Three nights’ on a private train in Africa
After spending just over a week in Zimbabwe and Botswana, my friend Jenny and I took the Rovos Rail, a private railway company that operates out of Capital Park Station in Pretoria, from Zimbabwe to Pretoria over three nights.
We began our adventure on Christmas Eve morning by meeting the train at Victoria Falls private railway station which is opposite the Victoria Falls Hotel. We were checked in by the Rovos staff and our bags were taken by porters onto the train. This afforded us the opportunity to walk around the hotel’s gardens. The hotel is Edwardian style and was built in 1904 and the grounds are pretty spectacular [not that you can tell that from my photos].Inside is pretty stunning too…The grounds also have a stunning view of the spray from Victoria Falls and the bridge that marks the border between Zimbabwe and Zambia.After a complimentary glass of champagne and a briefing on our impending travel, we boarded our train and within minutes had departed.
My friend and I each chose a Pullman Suite which has a very comfortable sofa during the day which then converts to a double bed for the evening [every evening once the bed is made by the wonderful staff, there would be a lovely little surprise; a small box of chocolates, a small bottle of champagne or a Christmas gift – I loved this!!]. There is also a small bar fridge filled with your beverages of choice. The suite also has an en-suite bathroom with shower. Before we departed the chef and his team came and spoke to me about my dietary requirements – a lovely personal touch.
There’s an accent on fresh local ingredients, and traditional dishes such as game are a speciality; of course not for me. Every morning there’s a full breakfast as well as dishes cooked to order. A selection of cold meats, croissants, pastries, fresh fruit, yogurts, cereals and preserves make up the breakfast buffet.
For lunch and dinner there is a starter then a choice of fish, meat or a vegetarian dish, followed by a dessert and these are complemented by a selection of really good South African wines. Dress code for the train is smart casual during the day and evening attire is more formal – for the men a jacket and tie is a minimum requirement while for us ladies a cocktail/evening dress or suit is required.
And to celebrate Christmas, the train was decked out with Christmas decorations in each of the common areas and dining cart…a lovely touch! One afternoon I walked up to the one of the two lounge cars; this one being near the rear of the train. It was 4pm and afternoon tea was being served. Fruit, biscuits, petit fours and small sandwiches are on offer along with whatever beverages you wish.
I had just finished two books lent to me by a friend so I borrowed one of the train’s to enjoy during the rest of my journey. It wasn’t that good but gave me something to read.I managed to take some photos of African homes and the countryside.Positioned at the rear of the train past the lounge car is the observation car which can seat thirty-two passengers. It’s a lovely area to sit and watch where the train is travelling and of course see that lovely countryside. Permission was sought and granted by South African Railways to place the observation cars at the back of the trains, which allowed windows to be enlarged and an open air type balcony to be built. During the trip we passed along the edge of Hwange National Park, Zimbabwe’s largest wildlife reserve travelling south-east to Kennedy Siding for an overnight stop.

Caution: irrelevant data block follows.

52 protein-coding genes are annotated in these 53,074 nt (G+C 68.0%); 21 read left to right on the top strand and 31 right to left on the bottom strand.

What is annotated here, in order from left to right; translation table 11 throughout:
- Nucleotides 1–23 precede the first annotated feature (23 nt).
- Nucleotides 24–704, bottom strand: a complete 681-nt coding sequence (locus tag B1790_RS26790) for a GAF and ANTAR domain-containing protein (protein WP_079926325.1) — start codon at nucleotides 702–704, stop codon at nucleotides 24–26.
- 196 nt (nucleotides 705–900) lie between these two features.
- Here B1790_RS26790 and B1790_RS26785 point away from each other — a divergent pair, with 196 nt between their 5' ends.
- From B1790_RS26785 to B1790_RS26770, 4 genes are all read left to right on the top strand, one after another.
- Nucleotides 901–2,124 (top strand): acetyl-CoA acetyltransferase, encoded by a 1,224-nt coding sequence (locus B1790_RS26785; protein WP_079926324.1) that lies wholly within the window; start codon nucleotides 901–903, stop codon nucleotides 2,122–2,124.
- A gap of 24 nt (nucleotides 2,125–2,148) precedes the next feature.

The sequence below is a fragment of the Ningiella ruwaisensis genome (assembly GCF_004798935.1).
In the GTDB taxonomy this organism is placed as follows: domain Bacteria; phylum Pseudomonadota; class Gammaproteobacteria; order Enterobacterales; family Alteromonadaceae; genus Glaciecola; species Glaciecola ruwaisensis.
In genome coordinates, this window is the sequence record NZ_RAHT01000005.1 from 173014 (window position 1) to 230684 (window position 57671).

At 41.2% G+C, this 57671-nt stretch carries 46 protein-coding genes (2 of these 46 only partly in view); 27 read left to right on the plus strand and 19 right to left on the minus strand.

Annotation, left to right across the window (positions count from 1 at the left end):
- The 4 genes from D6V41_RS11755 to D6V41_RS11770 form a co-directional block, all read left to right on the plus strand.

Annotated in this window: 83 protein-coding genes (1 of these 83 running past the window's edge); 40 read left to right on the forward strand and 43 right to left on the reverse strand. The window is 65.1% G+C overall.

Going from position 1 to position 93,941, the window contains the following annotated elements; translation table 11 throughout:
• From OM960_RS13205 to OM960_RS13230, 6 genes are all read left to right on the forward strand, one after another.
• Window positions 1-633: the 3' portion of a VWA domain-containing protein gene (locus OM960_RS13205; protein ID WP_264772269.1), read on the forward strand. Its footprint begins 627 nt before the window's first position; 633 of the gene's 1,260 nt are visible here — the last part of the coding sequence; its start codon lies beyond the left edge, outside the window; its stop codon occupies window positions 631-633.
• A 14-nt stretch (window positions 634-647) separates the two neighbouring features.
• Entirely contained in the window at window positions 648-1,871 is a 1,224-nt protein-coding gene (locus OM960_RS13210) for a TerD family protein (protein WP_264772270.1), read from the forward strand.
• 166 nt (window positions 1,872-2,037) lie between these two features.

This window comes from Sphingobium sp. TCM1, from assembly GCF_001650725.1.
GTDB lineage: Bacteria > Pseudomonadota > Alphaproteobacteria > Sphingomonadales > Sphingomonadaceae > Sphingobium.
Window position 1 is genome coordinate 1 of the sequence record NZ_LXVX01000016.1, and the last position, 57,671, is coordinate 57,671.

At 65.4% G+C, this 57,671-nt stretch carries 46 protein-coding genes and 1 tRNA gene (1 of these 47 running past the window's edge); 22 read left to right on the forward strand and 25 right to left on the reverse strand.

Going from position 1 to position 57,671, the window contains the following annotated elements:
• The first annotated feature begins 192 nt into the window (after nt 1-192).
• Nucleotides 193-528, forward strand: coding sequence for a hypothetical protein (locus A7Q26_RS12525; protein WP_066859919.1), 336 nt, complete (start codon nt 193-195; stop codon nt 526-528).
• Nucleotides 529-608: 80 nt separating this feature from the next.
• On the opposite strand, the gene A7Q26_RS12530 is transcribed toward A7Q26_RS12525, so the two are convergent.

On Christmas morning we woke very early and disembarked for a game drive at The Hide. As we disembarked the locals were waiting for us selling their wares.We saw zebra, giraffe, elephant and many unusual and beautiful birds…
After the safari we stopped off at a small campsite where the staff had set up a wonderful hot and cold morning tea – so enjoyable and as I didn’t get up for 5am breakfast, I tucked into some lovely food and a cup of tea.
Then when we arrived back at the train, our wonderful staff had again set up tables but this time with champagne and orange juice to celebrate Christmas day – lovely!We then head for Bulawayo whilst Jenny and I exchanged Christmas presents – nice to do this on a train! We then crossed the Botswana border at Plumtree during the evening and in the morning we travelled south through Francistown and on towards Gaborone, the capital of Botswana. A short time later we crossed the South African border and lunch is served as the train passes through the farmlands of the Marico Valley.
We then head over the Magaliesberg Mountain Range, whilst we enjoyed dinner after which we pulled into Krugersdorp for our overnight stop – no rocking to get to sleep on our last night…but a lovely sunset from my suite’s window.Finally [and sadly] we arrive in Pretoria on the day after Boxing Day around mid-morning. A lovely surprise to see Mr Rovos himself waiting to welcome all the passengers. I still had my train legs (bit wobbly) for some time after disembarking the train.
What a worthwhile experience; one I shall not forget!